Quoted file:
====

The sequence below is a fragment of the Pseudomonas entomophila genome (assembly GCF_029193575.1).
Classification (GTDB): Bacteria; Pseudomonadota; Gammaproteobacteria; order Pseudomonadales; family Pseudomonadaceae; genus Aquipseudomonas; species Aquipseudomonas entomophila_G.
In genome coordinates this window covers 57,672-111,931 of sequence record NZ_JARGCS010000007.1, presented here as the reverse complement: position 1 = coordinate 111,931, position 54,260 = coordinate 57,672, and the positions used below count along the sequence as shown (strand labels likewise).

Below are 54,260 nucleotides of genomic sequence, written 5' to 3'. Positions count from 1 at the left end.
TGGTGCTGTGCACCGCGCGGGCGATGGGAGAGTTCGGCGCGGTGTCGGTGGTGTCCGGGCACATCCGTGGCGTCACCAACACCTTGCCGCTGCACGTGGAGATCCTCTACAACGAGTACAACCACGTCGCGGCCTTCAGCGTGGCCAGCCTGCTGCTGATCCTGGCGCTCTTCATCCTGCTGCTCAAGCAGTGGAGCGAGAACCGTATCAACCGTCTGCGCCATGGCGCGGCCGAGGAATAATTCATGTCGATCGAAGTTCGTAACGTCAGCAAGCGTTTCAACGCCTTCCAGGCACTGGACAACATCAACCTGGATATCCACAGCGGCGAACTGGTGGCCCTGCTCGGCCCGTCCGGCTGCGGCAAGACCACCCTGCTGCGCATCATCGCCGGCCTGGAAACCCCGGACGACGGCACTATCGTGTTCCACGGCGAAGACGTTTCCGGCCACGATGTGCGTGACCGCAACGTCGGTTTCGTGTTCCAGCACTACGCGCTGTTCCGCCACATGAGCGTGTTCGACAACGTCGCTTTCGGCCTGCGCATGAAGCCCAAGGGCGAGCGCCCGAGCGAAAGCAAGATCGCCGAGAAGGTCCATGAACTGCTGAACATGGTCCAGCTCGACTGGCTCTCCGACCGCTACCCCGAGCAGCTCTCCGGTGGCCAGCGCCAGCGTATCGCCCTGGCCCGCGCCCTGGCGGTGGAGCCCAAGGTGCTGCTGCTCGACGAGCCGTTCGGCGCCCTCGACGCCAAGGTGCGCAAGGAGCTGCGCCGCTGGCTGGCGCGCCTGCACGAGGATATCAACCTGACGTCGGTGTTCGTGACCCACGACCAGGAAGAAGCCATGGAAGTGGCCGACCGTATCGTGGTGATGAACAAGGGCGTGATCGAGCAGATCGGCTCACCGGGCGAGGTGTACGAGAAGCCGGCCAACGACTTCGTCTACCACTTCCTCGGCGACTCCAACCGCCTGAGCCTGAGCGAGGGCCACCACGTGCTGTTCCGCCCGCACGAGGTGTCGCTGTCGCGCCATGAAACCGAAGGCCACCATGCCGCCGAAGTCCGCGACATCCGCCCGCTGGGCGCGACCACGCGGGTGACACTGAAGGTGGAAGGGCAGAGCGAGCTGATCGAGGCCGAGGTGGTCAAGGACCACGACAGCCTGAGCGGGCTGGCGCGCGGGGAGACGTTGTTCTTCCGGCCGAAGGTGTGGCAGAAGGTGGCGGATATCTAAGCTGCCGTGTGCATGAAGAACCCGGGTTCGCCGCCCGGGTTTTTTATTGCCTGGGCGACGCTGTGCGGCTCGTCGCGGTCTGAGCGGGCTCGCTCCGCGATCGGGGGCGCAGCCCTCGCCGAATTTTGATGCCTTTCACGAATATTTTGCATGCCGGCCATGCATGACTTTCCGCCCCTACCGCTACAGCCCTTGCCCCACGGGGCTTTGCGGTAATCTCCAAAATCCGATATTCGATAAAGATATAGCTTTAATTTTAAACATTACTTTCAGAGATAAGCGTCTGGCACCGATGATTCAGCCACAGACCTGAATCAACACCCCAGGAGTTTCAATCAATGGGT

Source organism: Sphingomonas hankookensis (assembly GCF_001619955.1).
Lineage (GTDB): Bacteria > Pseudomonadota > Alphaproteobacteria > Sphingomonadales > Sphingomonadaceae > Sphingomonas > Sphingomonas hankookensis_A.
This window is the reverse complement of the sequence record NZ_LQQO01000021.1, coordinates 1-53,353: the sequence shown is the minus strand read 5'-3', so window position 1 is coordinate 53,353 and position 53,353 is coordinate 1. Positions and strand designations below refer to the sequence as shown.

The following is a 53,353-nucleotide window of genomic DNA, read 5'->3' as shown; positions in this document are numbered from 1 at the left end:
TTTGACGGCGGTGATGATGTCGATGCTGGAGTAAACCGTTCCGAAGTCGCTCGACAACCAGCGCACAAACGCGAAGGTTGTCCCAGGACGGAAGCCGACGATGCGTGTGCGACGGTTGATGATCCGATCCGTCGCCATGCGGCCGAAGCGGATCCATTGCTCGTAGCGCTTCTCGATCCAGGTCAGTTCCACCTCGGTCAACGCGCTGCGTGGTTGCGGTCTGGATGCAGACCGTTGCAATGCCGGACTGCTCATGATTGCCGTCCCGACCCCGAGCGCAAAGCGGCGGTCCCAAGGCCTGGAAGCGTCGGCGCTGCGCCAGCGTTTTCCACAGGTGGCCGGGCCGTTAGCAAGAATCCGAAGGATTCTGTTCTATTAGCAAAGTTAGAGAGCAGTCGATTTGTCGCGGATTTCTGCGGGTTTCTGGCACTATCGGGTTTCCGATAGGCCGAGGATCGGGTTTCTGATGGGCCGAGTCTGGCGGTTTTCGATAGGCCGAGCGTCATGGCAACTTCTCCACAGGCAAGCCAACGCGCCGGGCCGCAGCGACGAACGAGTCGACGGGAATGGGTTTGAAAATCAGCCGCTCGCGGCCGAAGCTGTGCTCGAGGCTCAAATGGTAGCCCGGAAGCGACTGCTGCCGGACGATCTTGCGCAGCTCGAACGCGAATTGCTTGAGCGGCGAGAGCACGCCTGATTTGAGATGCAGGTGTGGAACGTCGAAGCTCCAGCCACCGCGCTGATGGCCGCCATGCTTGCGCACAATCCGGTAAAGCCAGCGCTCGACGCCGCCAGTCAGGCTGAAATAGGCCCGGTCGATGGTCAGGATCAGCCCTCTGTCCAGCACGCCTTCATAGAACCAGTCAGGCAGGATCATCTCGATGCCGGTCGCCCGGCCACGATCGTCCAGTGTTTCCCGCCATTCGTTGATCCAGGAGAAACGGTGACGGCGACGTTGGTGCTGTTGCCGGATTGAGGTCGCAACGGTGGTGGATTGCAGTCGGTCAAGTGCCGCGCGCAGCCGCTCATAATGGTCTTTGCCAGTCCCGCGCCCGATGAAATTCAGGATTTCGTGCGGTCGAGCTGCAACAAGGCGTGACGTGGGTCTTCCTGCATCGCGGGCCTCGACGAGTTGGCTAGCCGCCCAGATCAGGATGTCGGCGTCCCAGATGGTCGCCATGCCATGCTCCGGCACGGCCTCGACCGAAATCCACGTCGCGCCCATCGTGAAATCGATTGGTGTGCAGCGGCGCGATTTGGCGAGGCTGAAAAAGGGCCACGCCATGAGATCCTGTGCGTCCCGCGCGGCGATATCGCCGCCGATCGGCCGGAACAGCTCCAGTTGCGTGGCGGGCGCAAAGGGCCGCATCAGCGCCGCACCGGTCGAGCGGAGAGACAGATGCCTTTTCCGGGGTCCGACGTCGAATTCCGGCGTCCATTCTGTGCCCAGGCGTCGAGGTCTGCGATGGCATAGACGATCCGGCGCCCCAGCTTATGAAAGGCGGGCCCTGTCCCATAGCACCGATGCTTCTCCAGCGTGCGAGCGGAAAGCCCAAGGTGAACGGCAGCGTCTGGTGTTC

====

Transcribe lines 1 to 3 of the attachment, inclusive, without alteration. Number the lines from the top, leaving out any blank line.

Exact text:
The sequence below is a fragment of the Pseudomonas entomophila genome (assembly GCF_029193575.1).
Classification (GTDB): Bacteria; Pseudomonadota; Gammaproteobacteria; order Pseudomonadales; family Pseudomonadaceae; genus Aquipseudomonas; species Aquipseudomonas entomophila_G.
In genome coordinates this window covers 57,672-111,931 of sequence record NZ_JARGCS010000007.1, presented here as the reverse complement: position 1 = coordinate 111,931, position 54,260 = coordinate 57,672, and the positions used below count along the sequence as shown (strand labels likewise).